VAT simplification for the NHS and government: section 41 reform
The government has today published its summary of responses to the August 2020 Policy Paper “VAT and the Public Sector: Reform to VAT Refund Rules”. The paper consulted about reforms to the current refund scheme for the NHS and government, which is found in section 41 of the 1994 VAT Act (“s41”)
Summary of submissions and government responses
- The Full Refund Model (“the FRM”) remains the preferred government option, despite some submissions suggesting it would create commercial distortion
- Further consideration is being given to aligning the partial exemption treatment of s41 and bodies such as local authorities, police forces, and fire and rescue services (“s33 bodies”)
- The changes are unlikely to be implemented until after 2022/23, and when implemented will not be retrospective
- Further consideration is being given to changing the NHS Divisional registration arrangements
- Other options considered but rejected included simplification of COS, zero rating for supplies to government, and removal of s41 altogether
- There will be no extension of the FRM to NDPBs
Section 41 bodies can claim a refund of VAT on a limited number of services related to their non-business use. These are outlined in the Contracted-Out Services (COS) Direction published by HM Treasury. Section 41 bodies cannot claim refunds of VAT incurred on goods for non-business use.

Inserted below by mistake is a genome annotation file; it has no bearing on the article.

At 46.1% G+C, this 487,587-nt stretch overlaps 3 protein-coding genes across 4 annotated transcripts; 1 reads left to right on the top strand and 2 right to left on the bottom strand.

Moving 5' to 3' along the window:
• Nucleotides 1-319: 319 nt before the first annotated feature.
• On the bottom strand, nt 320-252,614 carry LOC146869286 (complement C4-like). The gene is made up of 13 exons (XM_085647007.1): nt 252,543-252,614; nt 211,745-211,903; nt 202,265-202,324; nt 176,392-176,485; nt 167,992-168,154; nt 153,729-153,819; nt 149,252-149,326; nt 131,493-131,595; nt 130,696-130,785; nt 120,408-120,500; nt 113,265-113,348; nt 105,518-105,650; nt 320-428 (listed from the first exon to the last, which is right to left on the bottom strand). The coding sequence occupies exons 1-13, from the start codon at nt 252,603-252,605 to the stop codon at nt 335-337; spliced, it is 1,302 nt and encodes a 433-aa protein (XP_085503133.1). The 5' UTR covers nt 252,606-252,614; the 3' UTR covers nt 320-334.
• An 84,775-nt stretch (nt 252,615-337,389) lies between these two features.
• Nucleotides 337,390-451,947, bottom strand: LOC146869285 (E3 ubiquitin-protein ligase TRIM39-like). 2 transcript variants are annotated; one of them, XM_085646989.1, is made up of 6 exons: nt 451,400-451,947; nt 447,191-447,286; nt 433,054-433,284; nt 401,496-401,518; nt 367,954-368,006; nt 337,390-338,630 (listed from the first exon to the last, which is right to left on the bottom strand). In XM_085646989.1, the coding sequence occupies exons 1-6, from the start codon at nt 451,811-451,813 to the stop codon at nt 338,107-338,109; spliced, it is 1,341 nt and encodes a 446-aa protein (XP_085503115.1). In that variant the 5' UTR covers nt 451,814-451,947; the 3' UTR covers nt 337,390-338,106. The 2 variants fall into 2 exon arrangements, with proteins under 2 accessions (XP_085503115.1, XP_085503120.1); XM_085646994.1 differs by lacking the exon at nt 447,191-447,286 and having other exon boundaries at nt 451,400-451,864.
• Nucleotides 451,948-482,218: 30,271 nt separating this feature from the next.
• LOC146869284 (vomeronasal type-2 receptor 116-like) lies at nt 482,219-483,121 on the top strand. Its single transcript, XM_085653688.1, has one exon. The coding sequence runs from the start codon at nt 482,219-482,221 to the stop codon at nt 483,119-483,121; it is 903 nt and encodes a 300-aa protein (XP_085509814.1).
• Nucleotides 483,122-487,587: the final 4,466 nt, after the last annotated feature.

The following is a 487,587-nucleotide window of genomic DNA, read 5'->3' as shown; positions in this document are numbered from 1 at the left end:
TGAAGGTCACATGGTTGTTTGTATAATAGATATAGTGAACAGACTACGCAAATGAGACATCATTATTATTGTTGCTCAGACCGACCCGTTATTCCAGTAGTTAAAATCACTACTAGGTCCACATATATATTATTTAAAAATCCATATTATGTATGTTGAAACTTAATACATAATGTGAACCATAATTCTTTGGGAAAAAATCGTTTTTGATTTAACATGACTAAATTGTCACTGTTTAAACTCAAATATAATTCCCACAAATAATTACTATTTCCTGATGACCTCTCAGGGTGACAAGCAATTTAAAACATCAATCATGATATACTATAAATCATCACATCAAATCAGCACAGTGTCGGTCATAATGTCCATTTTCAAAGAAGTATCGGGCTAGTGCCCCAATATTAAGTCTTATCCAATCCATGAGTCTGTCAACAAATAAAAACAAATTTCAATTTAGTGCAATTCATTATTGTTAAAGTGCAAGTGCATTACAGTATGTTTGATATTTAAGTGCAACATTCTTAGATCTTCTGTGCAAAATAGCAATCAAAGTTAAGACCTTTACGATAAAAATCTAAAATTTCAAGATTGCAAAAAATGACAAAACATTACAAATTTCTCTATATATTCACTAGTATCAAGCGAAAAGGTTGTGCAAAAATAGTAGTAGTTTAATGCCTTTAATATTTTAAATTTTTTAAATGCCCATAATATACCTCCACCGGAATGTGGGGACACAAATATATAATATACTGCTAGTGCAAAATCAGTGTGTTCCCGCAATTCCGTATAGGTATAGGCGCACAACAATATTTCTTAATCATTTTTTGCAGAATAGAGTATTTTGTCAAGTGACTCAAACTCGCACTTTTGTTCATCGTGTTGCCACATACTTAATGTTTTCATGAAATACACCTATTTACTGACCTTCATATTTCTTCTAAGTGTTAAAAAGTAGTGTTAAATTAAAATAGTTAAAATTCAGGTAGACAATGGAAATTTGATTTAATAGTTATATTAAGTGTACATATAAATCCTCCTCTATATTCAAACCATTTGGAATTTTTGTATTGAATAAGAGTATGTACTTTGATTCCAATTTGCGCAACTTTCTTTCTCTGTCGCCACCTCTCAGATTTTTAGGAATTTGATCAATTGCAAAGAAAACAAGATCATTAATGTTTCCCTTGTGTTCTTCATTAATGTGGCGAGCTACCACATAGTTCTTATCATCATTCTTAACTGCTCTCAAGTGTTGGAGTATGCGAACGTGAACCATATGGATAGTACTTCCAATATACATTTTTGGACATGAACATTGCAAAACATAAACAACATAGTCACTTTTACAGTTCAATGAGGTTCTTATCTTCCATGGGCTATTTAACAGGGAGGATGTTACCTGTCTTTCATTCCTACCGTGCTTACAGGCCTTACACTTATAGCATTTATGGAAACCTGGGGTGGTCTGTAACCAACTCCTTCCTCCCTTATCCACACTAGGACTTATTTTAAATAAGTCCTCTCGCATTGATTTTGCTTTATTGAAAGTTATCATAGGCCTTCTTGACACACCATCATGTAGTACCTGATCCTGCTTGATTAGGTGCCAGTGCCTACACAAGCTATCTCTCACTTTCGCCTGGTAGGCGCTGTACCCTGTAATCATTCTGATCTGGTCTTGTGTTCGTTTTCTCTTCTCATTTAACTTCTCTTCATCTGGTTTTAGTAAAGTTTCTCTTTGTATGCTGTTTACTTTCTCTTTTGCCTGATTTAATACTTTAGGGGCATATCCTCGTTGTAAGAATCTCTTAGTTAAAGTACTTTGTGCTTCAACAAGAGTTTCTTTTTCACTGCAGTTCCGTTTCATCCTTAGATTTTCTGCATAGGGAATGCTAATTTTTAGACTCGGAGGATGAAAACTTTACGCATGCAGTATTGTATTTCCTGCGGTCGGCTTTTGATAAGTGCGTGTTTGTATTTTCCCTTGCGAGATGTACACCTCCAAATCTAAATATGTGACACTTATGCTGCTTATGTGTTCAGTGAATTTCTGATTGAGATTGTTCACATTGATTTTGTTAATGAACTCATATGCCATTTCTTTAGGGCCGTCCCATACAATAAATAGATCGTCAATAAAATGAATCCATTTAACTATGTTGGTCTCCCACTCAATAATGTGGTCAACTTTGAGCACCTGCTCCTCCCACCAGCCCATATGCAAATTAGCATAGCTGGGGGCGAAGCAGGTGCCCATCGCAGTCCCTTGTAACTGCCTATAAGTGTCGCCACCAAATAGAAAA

Several issues have been identified with the current refund system, including the high administrative burdens, productivity inefficiencies, policy delivery challenges, legal disputes, and reduced flexibility in responding to a national crisis.
The government published a Policy Paper in August 2020 exploring the issues affecting organisations and their interactions with s41 and set out a proposed reform. The proposed reform was for the FRM, which permits full refunds of the VAT incurred on all goods and services in relation to the non-business activities of s41 bodies.
On 20 July 2021, the government published its summary of the responses to its Policy Paper. It can be found here:
Reform of s41 is long overdue and we welcome the proposed change to the FRM. Our main concern about s41 was too often it creates a barrier to effective collaboration between public sector bodies. This has been highlighted during the government’s response to COVID-19.
However, for a fully efficient and effective solution to public sector collaboration, the partial exemption rules should be aligned so that the s41 rules match those in s33. Any disparity between the partial exemption regimes will continue to present obstacles to public sector collaboration.
We will provide further updates and comments soon, but in the meantime, if you have any questions, please contact Nick Burrows at email@example.com